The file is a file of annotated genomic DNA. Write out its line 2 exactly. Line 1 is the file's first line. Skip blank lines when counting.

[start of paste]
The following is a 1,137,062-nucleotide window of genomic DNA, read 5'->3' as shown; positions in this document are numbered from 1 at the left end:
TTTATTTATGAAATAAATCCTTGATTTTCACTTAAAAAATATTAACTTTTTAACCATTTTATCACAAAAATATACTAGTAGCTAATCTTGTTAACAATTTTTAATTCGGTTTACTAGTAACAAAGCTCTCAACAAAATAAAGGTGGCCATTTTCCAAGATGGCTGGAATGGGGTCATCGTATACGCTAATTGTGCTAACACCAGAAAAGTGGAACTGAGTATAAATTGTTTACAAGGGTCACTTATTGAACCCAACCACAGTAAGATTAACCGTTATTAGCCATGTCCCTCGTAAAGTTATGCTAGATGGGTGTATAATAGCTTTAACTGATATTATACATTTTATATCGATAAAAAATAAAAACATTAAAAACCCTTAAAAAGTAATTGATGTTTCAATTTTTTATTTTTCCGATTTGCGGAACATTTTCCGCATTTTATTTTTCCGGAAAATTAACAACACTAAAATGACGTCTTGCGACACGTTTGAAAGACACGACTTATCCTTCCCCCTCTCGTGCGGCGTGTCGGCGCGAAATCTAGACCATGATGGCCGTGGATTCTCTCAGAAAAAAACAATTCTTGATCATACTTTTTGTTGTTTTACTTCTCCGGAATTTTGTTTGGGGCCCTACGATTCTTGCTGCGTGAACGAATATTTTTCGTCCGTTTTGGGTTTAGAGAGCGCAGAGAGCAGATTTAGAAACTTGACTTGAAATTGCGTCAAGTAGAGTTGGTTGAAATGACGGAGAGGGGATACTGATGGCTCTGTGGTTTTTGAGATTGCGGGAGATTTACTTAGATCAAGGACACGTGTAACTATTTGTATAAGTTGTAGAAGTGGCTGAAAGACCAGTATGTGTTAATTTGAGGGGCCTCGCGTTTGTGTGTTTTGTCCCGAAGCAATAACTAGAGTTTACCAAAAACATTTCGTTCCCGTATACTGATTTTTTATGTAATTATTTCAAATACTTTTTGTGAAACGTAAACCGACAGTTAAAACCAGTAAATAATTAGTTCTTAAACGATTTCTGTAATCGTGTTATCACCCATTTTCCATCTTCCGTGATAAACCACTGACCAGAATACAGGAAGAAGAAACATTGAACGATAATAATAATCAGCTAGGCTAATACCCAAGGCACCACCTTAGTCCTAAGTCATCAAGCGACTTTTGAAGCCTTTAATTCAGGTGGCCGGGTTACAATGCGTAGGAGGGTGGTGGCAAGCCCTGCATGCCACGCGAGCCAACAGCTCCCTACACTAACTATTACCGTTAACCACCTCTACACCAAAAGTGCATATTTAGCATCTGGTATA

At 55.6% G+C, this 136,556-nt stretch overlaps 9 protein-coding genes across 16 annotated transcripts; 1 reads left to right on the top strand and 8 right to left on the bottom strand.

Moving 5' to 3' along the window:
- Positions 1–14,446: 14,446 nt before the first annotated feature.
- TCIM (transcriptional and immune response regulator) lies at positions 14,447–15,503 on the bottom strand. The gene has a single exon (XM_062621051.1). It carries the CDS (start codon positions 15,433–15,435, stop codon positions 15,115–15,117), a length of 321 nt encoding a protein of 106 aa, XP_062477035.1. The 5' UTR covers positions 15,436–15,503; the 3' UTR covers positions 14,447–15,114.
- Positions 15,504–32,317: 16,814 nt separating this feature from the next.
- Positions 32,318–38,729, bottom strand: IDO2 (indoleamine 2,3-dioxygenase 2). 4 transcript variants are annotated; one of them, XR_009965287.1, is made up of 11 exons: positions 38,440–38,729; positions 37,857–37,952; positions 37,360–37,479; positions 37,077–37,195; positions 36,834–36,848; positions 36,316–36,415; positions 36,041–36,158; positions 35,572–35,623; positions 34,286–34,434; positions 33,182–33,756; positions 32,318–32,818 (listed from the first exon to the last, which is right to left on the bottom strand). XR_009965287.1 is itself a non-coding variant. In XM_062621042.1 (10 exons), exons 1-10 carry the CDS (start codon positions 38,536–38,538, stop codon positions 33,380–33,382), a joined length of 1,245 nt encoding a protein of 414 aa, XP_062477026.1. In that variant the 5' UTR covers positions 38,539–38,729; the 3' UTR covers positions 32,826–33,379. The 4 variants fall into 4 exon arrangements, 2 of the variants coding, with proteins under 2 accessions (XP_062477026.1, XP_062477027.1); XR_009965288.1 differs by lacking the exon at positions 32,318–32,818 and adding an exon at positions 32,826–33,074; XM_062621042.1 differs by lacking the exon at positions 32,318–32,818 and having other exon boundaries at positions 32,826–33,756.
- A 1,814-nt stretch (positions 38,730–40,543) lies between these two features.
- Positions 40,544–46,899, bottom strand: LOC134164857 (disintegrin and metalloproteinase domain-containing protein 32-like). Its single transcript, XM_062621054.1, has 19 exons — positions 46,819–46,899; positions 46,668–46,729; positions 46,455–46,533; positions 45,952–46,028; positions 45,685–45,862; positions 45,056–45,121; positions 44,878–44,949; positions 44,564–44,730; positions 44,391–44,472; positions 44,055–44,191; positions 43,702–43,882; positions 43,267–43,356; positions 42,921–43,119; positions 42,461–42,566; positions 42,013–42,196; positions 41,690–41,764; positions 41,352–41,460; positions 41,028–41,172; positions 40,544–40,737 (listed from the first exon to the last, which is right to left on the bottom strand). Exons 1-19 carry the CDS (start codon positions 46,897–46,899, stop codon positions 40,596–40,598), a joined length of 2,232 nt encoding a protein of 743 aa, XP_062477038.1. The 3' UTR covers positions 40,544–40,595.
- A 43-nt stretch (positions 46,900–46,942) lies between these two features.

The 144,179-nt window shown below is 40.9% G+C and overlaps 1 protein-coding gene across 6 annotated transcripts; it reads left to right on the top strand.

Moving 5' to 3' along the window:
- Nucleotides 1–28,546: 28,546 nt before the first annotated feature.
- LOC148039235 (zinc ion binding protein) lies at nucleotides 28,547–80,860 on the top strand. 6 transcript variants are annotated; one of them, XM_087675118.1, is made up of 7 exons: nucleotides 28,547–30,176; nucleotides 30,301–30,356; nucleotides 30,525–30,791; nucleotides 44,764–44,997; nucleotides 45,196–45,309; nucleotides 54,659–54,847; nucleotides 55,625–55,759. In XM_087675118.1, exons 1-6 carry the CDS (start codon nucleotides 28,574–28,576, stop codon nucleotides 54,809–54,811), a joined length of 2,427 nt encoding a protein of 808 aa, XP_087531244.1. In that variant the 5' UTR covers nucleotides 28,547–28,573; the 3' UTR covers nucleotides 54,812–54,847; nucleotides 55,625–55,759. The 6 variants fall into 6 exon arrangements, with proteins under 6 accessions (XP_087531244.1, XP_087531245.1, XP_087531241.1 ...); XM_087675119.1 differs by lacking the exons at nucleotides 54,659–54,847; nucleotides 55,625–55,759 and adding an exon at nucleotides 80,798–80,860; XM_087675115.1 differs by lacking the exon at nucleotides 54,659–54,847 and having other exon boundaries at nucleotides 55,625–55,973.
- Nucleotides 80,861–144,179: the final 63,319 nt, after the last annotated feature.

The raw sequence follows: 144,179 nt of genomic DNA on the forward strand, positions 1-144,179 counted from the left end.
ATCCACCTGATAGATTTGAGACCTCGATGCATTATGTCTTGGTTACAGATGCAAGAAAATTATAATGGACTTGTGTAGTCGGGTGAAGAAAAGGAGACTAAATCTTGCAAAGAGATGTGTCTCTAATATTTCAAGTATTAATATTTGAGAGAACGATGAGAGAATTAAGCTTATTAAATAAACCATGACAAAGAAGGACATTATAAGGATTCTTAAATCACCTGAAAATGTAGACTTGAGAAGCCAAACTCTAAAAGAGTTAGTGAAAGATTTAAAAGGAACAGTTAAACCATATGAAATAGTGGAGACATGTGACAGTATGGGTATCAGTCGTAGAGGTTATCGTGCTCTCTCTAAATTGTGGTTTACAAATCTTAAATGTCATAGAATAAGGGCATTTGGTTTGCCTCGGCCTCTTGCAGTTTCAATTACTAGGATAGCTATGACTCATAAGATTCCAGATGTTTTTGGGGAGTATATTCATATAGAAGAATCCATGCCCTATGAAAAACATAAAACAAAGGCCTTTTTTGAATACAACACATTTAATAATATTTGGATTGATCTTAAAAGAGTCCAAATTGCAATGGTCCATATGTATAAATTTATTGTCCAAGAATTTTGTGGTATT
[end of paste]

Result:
TTTATTTATGAAATAAATCCTTGATTTTCACTTAAAAAATATTAACTTTTTAACCATTTTATCACAAAAATATACTAGTAGCTAATCTTGTTAACAATTTTTAATTCGGTTTACTAGTAACAAAGCTCTCAACAAAATAAAGGTGGCCATTTTCCAAGATGGCTGGAATGGGGTCATCGTATACGCTAATTGTGCTAACACCAGAAAAGTGGAACTGAGTATAAATTGTTTACAAGGGTCACTTATTGAACCCAACCACAGTAAGATTAACCGTTATTAGCCATGTCCCTCGTAAAGTTATGCTAGATGGGTGTATAATAGCTTTAACTGATATTATACATTTTATATCGATAAAAAATAAAAACATTAAAAACCCTTAAAAAGTAATTGATGTTTCAATTTTTTATTTTTCCGATTTGCGGAACATTTTCCGCATTTTATTTTTCCGGAAAATTAACAACACTAAAATGACGTCTTGCGACACGTTTGAAAGACACGACTTATCCTTCCCCCTCTCGTGCGGCGTGTCGGCGCGAAATCTAGACCATGATGGCCGTGGATTCTCTCAGAAAAAAACAATTCTTGATCATACTTTTTGTTGTTTTACTTCTCCGGAATTTTGTTTGGGGCCCTACGATTCTTGCTGCGTGAACGAATATTTTTCGTCCGTTTTGGGTTTAGAGAGCGCAGAGAGCAGATTTAGAAACTTGACTTGAAATTGCGTCAAGTAGAGTTGGTTGAAATGACGGAGAGGGGATACTGATGGCTCTGTGGTTTTTGAGATTGCGGGAGATTTACTTAGATCAAGGACACGTGTAACTATTTGTATAAGTTGTAGAAGTGGCTGAAAGACCAGTATGTGTTAATTTGAGGGGCCTCGCGTTTGTGTGTTTTGTCCCGAAGCAATAACTAGAGTTTACCAAAAACATTTCGTTCCCGTATACTGATTTTTTATGTAATTATTTCAAATACTTTTTGTGAAACGTAAACCGACAGTTAAAACCAGTAAATAATTAGTTCTTAAACGATTTCTGTAATCGTGTTATCACCCATTTTCCATCTTCCGTGATAAACCACTGACCAGAATACAGGAAGAAGAAACATTGAACGATAATAATAATCAGCTAGGCTAATACCCAAGGCACCACCTTAGTCCTAAGTCATCAAGCGACTTTTGAAGCCTTTAATTCAGGTGGCCGGGTTACAATGCGTAGGAGGGTGGTGGCAAGCCCTGCATGCCACGCGAGCCAACAGCTCCCTACACTAACTATTACCGTTAACCACCTCTACACCAAAAGTGCATATTTAGCATCTGGTATA